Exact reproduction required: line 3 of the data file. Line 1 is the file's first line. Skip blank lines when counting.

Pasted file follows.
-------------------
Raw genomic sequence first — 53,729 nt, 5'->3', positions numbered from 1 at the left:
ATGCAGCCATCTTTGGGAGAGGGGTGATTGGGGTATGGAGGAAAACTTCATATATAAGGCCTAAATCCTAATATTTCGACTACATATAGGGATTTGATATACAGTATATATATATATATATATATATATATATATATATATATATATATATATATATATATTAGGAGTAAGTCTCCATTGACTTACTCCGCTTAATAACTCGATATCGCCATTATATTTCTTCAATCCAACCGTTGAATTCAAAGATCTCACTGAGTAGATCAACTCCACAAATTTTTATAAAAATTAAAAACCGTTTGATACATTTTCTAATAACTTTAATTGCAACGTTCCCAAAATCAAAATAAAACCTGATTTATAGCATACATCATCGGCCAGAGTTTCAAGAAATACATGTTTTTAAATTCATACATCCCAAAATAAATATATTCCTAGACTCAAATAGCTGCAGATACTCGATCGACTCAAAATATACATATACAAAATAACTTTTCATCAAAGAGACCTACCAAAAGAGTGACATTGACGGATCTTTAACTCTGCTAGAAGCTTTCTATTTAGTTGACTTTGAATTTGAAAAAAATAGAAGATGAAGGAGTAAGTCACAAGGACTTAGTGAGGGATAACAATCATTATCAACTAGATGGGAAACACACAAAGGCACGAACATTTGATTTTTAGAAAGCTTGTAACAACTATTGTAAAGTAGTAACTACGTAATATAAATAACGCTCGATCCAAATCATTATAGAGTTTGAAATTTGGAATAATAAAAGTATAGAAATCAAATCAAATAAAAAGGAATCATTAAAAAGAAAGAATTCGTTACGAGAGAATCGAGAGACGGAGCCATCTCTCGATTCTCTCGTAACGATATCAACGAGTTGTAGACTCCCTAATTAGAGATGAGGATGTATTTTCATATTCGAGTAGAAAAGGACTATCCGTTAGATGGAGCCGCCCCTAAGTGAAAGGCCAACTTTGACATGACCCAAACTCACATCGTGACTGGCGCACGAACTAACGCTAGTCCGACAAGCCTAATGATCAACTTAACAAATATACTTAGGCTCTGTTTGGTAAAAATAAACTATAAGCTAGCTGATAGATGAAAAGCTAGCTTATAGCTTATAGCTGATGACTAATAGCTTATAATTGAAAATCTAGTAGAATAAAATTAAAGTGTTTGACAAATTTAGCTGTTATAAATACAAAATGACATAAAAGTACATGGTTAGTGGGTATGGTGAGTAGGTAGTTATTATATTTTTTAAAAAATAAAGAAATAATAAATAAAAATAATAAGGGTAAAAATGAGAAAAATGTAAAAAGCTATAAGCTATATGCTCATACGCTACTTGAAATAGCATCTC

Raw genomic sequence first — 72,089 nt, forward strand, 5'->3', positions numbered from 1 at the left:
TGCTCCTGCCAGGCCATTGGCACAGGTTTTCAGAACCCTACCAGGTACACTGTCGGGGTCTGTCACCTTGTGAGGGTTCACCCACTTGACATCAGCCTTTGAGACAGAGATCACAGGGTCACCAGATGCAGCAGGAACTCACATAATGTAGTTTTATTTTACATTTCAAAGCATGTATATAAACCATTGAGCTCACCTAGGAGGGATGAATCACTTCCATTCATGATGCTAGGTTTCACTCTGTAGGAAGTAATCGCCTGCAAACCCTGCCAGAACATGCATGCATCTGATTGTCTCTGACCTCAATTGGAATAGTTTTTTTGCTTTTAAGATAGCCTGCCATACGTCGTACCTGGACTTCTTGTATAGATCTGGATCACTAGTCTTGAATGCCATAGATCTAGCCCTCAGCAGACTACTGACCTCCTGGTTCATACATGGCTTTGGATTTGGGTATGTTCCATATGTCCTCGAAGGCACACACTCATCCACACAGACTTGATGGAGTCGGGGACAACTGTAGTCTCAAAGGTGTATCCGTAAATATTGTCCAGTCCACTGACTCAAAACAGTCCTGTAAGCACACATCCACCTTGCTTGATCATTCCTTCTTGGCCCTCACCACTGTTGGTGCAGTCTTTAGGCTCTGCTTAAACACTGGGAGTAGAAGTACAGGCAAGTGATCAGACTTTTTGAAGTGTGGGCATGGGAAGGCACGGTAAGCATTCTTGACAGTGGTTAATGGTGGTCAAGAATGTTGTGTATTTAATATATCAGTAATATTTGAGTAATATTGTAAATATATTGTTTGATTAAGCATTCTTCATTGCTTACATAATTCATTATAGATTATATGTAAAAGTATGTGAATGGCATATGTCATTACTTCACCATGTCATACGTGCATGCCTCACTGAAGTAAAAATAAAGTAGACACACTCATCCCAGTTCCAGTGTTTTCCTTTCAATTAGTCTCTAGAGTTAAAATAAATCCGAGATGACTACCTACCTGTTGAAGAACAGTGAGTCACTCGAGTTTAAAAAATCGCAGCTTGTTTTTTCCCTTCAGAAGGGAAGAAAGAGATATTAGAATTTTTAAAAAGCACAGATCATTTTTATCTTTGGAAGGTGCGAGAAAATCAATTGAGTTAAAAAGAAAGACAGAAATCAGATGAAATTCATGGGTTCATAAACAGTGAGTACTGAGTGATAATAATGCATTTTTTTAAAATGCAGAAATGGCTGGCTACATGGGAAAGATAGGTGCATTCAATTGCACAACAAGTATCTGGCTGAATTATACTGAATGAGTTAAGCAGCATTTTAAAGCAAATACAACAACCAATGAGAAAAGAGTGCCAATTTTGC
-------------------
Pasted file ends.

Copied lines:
Raw genomic sequence first — 72,089 nt, forward strand, 5'->3', positions numbered from 1 at the left: